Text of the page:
technology officer (CTO), with whom he had worked for several years, was working with

two other managers at MyBizHomepage to launch a similar, competing company.

Furious, Justen fired the men and had his attorney send them a "cease-and-desist" letter

about starting the competing company. Almost immediately, MyBizHomepage's Web site

began to crash regularly, causing problems for its small business customers and

credibility problems for the company. Someone also hacked into the e-mail accounts of

Justen and his board members and sent false e-mails to everyone in their address books

accusing them of unethical and improper business practices. The messages implied that

MyBizHomepage was defrauding investors. "It hurts your reputation when someone

Googles your name and finds that," says Silbaugh, who had invested more than $1

million in the company.

Justen contacted authorities about the cyberattacks and told them that he suspected

that his former CTO was behind them. Only then did he discover that the former CTO

was not the person he claimed to be. In fact, he had no official identity at all. He had no

driver's license and no credit cards in his name and had filed no tax returns—all of which

made tracking him down virtually impossible. Justen and his IT staff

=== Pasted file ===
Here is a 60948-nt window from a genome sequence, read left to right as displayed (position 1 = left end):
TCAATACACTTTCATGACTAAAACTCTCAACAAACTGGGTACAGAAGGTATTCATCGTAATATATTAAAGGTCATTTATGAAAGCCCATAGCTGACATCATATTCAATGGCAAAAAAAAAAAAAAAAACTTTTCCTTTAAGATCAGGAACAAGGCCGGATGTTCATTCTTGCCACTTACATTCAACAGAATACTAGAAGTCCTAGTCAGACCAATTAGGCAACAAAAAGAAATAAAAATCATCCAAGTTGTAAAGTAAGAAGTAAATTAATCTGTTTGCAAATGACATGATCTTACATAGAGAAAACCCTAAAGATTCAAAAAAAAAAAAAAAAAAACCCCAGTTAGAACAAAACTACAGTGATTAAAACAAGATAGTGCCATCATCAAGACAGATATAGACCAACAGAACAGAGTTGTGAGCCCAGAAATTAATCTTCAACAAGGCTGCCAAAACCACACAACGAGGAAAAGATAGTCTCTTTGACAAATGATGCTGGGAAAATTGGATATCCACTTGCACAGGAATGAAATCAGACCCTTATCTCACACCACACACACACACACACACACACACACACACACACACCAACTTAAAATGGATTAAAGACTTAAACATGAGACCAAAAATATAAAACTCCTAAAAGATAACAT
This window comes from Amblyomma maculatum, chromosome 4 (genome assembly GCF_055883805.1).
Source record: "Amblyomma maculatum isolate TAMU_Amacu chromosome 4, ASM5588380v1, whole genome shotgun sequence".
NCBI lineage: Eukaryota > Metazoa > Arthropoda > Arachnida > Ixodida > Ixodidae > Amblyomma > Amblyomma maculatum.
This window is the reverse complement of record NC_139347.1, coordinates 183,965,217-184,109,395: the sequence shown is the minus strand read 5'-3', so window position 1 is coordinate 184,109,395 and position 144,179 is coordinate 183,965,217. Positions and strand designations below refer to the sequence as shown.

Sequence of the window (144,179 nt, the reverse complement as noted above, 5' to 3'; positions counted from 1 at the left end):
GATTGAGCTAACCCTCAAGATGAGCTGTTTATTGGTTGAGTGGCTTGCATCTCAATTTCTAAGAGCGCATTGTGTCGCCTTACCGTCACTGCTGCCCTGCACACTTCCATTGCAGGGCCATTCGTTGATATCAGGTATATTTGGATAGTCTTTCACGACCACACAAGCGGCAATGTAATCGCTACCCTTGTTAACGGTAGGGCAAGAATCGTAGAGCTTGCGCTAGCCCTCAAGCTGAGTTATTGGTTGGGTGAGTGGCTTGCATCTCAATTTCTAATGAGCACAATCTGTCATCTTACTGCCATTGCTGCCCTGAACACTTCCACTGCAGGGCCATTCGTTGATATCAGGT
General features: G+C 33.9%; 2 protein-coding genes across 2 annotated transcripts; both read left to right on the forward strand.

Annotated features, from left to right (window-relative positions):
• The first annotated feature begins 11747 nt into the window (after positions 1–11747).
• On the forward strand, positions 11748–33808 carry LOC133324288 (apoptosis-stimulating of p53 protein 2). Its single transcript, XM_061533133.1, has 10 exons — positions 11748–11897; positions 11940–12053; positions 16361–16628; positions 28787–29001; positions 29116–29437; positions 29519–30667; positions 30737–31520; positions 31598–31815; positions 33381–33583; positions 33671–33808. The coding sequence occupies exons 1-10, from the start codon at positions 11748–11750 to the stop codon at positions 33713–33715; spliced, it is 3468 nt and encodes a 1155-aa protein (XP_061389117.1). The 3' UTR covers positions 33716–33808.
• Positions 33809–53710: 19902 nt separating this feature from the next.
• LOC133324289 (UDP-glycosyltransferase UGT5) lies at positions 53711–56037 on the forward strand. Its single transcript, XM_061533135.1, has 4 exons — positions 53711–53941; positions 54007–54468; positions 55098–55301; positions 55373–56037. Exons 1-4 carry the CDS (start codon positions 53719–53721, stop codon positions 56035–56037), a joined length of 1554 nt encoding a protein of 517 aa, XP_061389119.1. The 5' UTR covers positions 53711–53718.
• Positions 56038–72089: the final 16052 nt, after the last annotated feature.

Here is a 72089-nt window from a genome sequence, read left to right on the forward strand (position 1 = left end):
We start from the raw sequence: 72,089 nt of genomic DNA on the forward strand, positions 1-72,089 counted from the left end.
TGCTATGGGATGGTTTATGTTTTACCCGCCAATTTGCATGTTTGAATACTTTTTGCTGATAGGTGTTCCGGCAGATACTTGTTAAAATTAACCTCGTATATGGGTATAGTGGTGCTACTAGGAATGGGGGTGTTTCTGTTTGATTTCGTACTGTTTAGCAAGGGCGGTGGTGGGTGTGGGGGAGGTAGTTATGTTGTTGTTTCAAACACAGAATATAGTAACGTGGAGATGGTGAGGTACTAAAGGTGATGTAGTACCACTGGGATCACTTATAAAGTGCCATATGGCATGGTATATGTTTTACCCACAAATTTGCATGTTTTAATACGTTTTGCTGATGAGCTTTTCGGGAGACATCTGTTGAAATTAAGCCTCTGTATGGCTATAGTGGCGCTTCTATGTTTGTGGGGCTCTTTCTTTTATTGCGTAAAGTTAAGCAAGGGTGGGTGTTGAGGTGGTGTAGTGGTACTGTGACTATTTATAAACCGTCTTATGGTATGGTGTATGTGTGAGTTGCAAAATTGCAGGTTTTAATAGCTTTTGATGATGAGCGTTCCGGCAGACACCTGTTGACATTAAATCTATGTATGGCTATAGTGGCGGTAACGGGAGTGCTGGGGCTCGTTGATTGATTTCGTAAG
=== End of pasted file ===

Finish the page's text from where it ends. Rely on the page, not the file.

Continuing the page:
determined that the former CTO had built multiple hidden "backdoor" entrances into

MyBizHomepage's software that he could exploit undetected whenever he wanted.

Justen knew that the only way to make the site and the software safe again was to shut

down the company and rebuild the software from scratch, which would require a capital

investment, but he was hesitant to go back to his original investors for more money. If he

declared bankruptcy, he and his investors would lose all of the money they had put into

the business. He also worried about how much information about the incident to make

public because his small business customers had trusted his company with very

sensitive information about their companies. He was considering simply shutting down

MyBizHomepage and walking away.



Based on Darren Dahl, "Struggling to Recover from a Cyberattack,"

New York


, August 22, 2012, [no longer online]


; "MyBizHomepage," Crunchbase, 2013,

; "Five Plus," 2013

1. C2-1.

Is the way that Peter Justen spotted this business opportunity typical of the

way that entrepreneurs come up with creative ideas for the businesses they start?

2. C2-2.

What steps can online companies such as MyBizHomepage take to

minimize the effects of cyberattacks?

3. C2-3.

Why did Justen and his board decline the offer from the larger business to

purchase MyBizHomepage? Do you think that they made the right decision at the

time? Explain.

4. C2-4.

If Justen decides to rebuild his company's software and start a new

company, what sources of financing do you recommend that he use? What steps

should he take to attract either debt or equity capital? Which sources of financing

do you recommend that he avoid? Explain.

5. C2-5.

MyBizHomepage's selection process was obviously flawed. What steps

should entrepreneurs take to avoid hiring dishonest employees who have the

potential to damage or destroy their companies?